LFF REVIEW: ‘The Disciple’ Explores the Importance of Musical Culture

Rating: 4 out of 5.

The Disciple wants you to look back at your own traditions and disciplines

Chaitanya Tamhane has followed up his festival darling and debut Court (2014) with an equally compelling and rich film in The Disciple. As masterfully composed as the music itself, The Disciple follows the character of Sharad Nerulkar (Aditya Modak) who has dedicated his life to Indian classical music. Supporting an older mentor who’s had a lasting legacy and career, Sharad’s passion is clearly devoted to the art of Indian classical music.

Scenes with Sharad alone in his room, show the practice and dedication that go into this skill; accompanied by following scenes of audiences in admiration of the craft that these musicians have. Whilst it’s not achieving mainstream success with riches and wealth, the music is more a signifier of comfort in expressing someone’s culture and own heritage. There’s a clear disconnect between this music and Western media when Sharad seeks to profit and capitalise of his own talents. Whilst the story seems set on advancing Sharad from rags to riches like many musical talents of the past, Tamhane is making a clear distinction between the art of music and the capitalisation of it. Sharad’s story is accompanied by a talented female singer he grows attached to, competing on an Indian musical reality show. Her first performance is that of similar music to Sharad’s, she feels authentic in traditional Indian clothing and a plain face of the everyday watcher. Yet over time, her talent becomes noticed and the influence of producers slowly turn her into a generic, pop artist. She’s gained money, influence and an audience but lost her identity along the way, something that seems to be the main moral point in The Disciple.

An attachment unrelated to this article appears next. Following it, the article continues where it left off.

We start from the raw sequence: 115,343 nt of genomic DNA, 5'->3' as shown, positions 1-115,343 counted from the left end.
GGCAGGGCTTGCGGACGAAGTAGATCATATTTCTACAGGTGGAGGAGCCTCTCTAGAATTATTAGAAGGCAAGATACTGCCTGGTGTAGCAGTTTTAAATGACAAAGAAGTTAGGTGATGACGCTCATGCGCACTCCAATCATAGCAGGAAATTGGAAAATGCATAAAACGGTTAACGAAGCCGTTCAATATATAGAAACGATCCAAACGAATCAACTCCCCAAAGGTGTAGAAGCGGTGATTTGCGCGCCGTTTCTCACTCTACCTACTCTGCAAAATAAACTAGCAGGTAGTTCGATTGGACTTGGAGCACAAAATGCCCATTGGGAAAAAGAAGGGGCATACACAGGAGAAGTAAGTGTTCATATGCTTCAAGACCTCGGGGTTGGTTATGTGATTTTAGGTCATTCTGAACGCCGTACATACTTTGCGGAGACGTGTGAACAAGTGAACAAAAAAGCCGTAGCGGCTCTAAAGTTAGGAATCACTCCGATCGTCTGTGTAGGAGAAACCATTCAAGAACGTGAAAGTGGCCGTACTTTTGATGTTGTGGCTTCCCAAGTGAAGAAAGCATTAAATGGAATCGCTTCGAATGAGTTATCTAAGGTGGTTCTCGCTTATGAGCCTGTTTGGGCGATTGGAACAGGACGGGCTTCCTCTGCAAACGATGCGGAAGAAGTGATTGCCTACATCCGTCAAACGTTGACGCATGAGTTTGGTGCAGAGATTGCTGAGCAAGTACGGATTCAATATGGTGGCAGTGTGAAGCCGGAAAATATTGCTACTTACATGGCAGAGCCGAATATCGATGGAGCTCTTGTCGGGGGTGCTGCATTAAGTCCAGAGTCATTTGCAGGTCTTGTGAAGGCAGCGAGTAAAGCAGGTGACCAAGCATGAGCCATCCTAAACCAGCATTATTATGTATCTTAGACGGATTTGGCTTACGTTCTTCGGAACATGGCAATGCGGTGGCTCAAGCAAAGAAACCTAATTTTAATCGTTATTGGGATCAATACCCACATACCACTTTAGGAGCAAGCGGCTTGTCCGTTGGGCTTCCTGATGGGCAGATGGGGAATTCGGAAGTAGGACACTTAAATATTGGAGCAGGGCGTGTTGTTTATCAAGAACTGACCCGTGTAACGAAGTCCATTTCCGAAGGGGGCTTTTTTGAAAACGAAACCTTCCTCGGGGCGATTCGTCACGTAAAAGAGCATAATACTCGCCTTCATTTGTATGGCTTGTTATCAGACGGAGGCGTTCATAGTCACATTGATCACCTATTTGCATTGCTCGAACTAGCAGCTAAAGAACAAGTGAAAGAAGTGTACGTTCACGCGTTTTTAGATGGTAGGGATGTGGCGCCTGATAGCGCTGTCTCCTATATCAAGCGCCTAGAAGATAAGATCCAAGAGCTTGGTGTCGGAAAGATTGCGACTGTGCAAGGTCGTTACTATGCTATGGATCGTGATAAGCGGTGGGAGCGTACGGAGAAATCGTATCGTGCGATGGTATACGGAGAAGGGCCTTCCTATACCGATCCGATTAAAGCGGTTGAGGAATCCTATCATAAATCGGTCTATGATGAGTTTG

Whilst Sharad stays conflicted in his own drive, mixing his passion for the music with the promised stardom that he has seen elsewhere. It’s clear that the passion is the driving force and your pure love towards something – is what remains with Sharad. The Disciple wants you to look back at your own traditions and disciplines, respecting the elders that paved the way and never forgetting where these things came from. Sharad’s story is one of origins – one that doesn’t feel nostalgic for the past, but inherits that history and culture is to stay that way, not be modernised to fit a certain agenda. Sharad’s motivation is clear, but The Disciple makes a solid point in noting that it’s improbably to expect exact excellence when it comes to achieving something, you have to sacrifice something to save another.

Sharad’s story is one of thousands, of someone with pure talent that believes hope can lead the way to a successful life in terms of wealth. But overall everyone’s in the same boat when it comes to civilians of the Third World. Whilst Sharad sits on public transport with his family at the end, a musician busks through the carriage – another talented individual unable to profit on it. Proving that Sharad is one of many in this cycle of music and culture – talent supposedly wasted when viewed through fame and fortune.

Header Image Courtesy of Zoo Entertainment.

Dir: Chaitanya Tamhane

Prod: Vivek Gomber, Alfonso Cuarón, Rakesh Mehra

Cast:  Aditya Modak, Arun Dravid, Sumitra Bhave